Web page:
These tests will assess your knowledge in particular subjects and assume that you’ve already studied the subject at undergraduate level. Exams are available in:

  • Chemistry
  • Maths
  • Physics
  • Psychology

Subject-specific GRE tests are widely accepted, with some graduate schools and universities (or individual Masters programmes) sometimes requesting a subject-specific GRE over the general one.

Please note that you can only take subject-specific GRE tests three times a year, and that the format is paper-delivered.

What GRE score do I need?

Minimum GRE score requirements differ from university to university (and from department to department). Some graduate schools don’t actually have a minimum GRE score, instead viewing a candidate’s GRE score alongside all the other elements of a Masters application (personal statement, references, cover letter and academic background, for example).

That said, ETS provides data on the mean scores achieved in each section of the GRE, which are as follows:

  • Analytical Writing – 3.5
  • Verbal Reasoning – 150.05
  • Quantitative Reasoning – 152.80

If you’re applying for a particularly competitive Masters programme at a top university, you’ll usually need to achieve GRE scores in the region of:

  • Analytical Writing – 4.0 and above
  • Verbal Reasoning – 155 and above
  • Quantitative Reasoning – 160 and above

University websites often provide information on the average GRE scores achieved by successful applicants, so it’s worth taking the time to look this up if you’re unsure. Also, entry requirements often depend on the nature of the discipline – a Humanities department may place less emphasis on the Quantitative Reasoning part of the GRE, while the opposite might be true of a Science or Engineering school.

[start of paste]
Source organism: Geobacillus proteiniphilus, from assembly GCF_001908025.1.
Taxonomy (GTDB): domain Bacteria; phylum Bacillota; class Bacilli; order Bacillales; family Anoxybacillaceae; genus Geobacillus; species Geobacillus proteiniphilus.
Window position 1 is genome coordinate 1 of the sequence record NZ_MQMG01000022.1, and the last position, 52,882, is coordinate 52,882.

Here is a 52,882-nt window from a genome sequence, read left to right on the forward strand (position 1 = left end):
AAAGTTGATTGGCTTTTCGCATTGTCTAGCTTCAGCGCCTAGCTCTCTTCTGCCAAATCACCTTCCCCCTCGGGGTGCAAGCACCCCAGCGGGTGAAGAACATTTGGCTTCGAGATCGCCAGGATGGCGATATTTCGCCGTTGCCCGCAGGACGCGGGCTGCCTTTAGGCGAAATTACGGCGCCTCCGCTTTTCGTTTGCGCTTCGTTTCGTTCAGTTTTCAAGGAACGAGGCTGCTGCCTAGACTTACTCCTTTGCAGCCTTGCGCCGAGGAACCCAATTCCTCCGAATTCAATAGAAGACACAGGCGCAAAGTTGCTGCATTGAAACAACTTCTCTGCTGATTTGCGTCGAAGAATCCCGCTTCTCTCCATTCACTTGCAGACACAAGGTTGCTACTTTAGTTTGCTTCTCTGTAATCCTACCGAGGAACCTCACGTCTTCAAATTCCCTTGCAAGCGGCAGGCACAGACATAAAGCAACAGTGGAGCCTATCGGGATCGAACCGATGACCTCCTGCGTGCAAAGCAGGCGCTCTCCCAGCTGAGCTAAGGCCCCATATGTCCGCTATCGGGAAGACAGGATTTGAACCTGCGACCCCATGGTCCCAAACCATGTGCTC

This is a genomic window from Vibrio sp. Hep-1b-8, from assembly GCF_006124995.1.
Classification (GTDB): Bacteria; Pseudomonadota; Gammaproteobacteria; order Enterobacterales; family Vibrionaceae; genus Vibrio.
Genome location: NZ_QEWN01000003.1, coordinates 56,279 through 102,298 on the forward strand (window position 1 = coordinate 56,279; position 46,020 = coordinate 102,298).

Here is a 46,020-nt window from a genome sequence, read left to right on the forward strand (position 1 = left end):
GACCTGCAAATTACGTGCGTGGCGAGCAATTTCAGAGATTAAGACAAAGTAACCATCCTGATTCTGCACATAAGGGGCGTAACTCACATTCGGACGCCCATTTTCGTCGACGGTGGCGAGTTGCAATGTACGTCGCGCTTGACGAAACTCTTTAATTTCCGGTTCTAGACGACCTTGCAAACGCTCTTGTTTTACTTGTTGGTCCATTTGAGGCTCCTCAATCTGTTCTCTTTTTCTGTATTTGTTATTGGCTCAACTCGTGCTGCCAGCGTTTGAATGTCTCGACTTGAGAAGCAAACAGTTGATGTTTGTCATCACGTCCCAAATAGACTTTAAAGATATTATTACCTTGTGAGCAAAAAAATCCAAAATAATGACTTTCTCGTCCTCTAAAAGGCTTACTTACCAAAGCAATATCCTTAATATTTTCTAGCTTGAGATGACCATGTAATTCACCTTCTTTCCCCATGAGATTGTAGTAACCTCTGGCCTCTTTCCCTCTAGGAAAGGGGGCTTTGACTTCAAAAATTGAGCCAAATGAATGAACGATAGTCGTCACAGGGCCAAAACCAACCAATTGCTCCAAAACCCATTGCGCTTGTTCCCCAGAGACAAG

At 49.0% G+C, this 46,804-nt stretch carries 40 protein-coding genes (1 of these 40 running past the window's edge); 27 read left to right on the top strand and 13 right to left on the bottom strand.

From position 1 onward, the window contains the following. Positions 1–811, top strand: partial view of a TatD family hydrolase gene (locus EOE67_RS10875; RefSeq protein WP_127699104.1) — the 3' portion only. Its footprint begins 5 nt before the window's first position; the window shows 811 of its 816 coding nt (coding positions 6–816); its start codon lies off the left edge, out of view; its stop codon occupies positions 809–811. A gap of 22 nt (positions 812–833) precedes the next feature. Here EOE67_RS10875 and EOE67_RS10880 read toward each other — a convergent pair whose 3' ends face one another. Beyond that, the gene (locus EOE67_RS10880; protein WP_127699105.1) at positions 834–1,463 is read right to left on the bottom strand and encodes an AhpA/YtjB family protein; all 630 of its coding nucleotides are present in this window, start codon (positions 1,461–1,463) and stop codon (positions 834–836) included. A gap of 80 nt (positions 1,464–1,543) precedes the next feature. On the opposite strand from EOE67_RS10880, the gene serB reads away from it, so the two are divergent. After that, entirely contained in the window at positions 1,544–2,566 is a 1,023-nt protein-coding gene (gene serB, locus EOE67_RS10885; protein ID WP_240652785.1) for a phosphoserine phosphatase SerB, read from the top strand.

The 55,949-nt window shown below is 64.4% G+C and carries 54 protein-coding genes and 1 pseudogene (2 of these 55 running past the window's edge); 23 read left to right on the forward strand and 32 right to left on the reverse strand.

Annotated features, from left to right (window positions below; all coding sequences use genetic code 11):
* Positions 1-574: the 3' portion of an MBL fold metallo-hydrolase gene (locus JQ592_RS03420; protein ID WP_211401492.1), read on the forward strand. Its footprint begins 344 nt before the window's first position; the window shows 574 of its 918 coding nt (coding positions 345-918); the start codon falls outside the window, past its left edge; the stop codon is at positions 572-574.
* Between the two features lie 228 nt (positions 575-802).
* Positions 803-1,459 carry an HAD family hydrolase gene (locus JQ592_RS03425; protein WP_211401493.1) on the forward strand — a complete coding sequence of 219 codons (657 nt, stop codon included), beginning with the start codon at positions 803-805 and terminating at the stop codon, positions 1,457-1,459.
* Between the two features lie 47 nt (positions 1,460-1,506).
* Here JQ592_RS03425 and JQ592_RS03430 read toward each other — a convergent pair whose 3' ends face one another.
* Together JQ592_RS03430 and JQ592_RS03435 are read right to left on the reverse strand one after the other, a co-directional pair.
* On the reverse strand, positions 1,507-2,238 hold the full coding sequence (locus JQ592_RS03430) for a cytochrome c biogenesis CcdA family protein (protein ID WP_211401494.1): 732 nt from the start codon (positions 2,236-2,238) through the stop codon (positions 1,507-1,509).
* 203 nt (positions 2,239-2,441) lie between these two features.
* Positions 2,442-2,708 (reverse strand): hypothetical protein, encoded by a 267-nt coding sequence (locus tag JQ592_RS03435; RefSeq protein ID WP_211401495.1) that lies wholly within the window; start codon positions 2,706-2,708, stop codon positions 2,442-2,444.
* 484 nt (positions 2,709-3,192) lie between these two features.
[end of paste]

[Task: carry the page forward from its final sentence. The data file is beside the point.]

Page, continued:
GRE preparation

The best place to start with GRE preparation is the ETS website, which has a wealth of resources – both free and paid-for. You can check out sample questions and comprehensive advice, as well as full GRE practice papers. Handily, there’s the option to download a free version of the computer-delivered GRE test that offers a faithful simulation of the real thing.

If you think you need some extra preparation, the paid-for options offered by ETS include further practice tests and questions. Be wary of using resources or trusting tips that aren’t provided by ETS, as the quality of non-official exam questions isn’t guaranteed.

Where can I take the GRE?

GRE test centres are located in more than 160 countries. You can view a full list of these locations – as well as the dates on which they’re hosting tests – on the ETS website.

How much does the GRE cost?

GRE fees depend on where the test centre is located, but you can expect to pay between $205 and $255 (USD) for the general test and USD $150 for a subject-specific test.

Online GRE

ETS developed a home-based version of the GRE in response to the coronavirus pandemic, allowing students to take the exam on their own computer if they’re unable to attend a test centre in person.

It takes the same form as the normal GRE General Test, with a human proctor monitoring your progress. The fee is also the same as the normal version (between USD $205 and $250, depending on your location).

Once you’ve taken the test, you’ll usually receive your score within a fortnight, and will be able to send your results to your designated universities.

Find out more about the home-based GRE, including how to book your place.

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Last updated: 21 October 2021